Social media derailed a high-profile murder trial in Moncton today, before it even began.

A judge presiding over the trial of 33-year-old Fred Prosser, who is accused in the death of 25-year-old Sabrina Patterson, declared a mistrial just as the prosecution was about to begin presenting its case this morning in a Moncton courtroom.

A juror was deemed to be potentially biased after it was discovered she made comments on an anti-Prosser Facebook page, forcing the judge to dismiss the entire jury.

Seven men and five women, along with two alternates, were selected yesterday out of a pool of 300 potential jurors to hear evidence in the murder and sexual assault case.

Patterson’s family has been waiting almost two years for the trial to begin and now they will have to wait even longer.

“It’s better to have it happen now, than chances for an appeal or maybe a mistrial halfway through,” says Dale Patterson, the victim’s brother.

It was Dale Patterson who informed the Crown that the juror had made comments on the anti-Prosser Facebook page, which has since been removed from the popular social media site.

The Crown agreed with the defence and Judge George Rideout that the juror’s presence among the other 11 jurors may have created a bias, resulting in a mistrial.  

“The impartiality of the jury is so important in our justice system,” says Crown prosecutor Annie St. Jacques. “We cannot take any chance and have a bad verdict because somebody would contaminate others, so we agree with Justice Rideout.”

Crown Prosecutor Marc Savoie says this is the first time he recalls a jury being scrapped because of comments made online. He also says a closer screening process is needed so it doesn’t happen again.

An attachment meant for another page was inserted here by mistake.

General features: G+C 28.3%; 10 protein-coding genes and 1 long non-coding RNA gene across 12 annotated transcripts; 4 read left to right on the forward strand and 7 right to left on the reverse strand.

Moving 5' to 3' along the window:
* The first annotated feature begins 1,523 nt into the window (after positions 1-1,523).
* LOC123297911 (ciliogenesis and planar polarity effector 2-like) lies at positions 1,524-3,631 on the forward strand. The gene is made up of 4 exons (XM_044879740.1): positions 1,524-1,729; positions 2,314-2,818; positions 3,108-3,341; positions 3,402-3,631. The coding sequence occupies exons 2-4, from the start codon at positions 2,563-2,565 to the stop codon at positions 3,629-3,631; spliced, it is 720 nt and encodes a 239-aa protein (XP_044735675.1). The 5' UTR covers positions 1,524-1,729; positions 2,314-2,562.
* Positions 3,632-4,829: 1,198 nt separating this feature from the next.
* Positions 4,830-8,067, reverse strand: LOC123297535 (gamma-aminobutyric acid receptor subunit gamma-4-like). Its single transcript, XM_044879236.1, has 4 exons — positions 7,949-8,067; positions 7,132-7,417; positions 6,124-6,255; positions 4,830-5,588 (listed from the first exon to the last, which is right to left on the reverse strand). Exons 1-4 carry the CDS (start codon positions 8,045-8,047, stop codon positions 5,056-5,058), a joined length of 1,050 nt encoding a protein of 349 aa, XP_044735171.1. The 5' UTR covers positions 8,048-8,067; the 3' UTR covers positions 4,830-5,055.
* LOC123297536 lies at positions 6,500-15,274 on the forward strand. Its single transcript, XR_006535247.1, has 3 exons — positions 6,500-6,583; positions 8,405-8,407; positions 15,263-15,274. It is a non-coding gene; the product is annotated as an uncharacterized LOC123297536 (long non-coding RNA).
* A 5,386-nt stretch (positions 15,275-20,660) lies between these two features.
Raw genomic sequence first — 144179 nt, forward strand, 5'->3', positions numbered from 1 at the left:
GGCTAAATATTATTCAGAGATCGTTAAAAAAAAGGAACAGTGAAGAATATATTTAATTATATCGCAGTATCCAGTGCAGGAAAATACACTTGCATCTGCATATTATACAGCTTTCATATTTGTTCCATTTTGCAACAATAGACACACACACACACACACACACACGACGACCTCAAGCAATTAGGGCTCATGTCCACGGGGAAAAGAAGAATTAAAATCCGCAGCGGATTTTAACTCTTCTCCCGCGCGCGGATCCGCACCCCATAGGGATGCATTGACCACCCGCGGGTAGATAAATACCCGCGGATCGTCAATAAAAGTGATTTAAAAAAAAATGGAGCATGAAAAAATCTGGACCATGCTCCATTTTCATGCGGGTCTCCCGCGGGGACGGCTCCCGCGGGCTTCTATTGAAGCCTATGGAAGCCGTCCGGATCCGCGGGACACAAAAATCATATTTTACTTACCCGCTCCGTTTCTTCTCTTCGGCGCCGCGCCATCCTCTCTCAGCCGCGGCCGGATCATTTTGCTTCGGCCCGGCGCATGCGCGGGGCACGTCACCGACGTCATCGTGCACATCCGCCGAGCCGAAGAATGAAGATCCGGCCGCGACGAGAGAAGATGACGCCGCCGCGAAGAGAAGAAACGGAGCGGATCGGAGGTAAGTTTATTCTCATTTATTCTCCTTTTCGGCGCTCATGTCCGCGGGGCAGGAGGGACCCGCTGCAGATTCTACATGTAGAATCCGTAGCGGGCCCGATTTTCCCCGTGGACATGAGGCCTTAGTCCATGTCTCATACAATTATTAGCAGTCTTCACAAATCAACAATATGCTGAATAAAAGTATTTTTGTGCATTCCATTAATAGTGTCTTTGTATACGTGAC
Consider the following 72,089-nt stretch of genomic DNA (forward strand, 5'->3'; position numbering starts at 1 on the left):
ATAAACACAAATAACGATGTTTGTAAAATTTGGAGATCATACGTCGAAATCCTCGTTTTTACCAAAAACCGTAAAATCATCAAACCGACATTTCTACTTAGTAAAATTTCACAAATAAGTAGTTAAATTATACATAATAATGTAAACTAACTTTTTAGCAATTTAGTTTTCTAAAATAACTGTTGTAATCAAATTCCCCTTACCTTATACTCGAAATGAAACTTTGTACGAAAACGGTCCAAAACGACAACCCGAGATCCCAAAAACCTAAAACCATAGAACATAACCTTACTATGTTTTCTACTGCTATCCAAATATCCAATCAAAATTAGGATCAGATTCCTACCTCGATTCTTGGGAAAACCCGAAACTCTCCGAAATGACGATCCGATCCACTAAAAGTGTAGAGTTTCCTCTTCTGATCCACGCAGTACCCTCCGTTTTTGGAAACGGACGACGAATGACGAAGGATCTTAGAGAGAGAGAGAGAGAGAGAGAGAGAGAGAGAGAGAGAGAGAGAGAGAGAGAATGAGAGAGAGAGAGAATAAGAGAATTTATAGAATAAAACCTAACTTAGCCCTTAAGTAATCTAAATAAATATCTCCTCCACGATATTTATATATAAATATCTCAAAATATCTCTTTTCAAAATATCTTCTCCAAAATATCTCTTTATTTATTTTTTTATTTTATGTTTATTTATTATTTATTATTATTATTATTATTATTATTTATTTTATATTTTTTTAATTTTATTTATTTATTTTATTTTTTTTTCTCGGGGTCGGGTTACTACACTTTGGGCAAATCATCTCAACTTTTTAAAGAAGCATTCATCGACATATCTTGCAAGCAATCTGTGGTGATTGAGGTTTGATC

“I think we need to increase that, just to make sure people really understand that information posts on social media can have an effect on the partiality of a juror,” says Savoie.

The mistrial comes just a day after the jury was selected and after Prosser, a native of Shenstone, N.B., pleaded not guilty to first-degree murder, sexual assault and sexual assault causing bodily harm.

Patterson disappeared in October of 2010 and her body was found in a wooded area of Shenstone nearly two weeks after she was reported missing.

The Riverview woman was Prosser’s former girlfriend, as well as the mother of his two children and the case has received a lot of attention in the community.

Patterson’s sister says the juror should have realized her Facebook comments would be an issue in the trial.

“My understanding is they’re asked if they’ve made any comments in the past, and if they have, that should have been brought forward in the first place,” says Denise Murphy. “We wouldn’t have had to call a mistrial.”

A new trial date has been set for Nov. 20 and a new jury consisting of 12 jurors and two alternates need to be selected.

The process will again take place at the Moncton Coliseum.

With files from CTV Atlantic's Jonathan MacInnis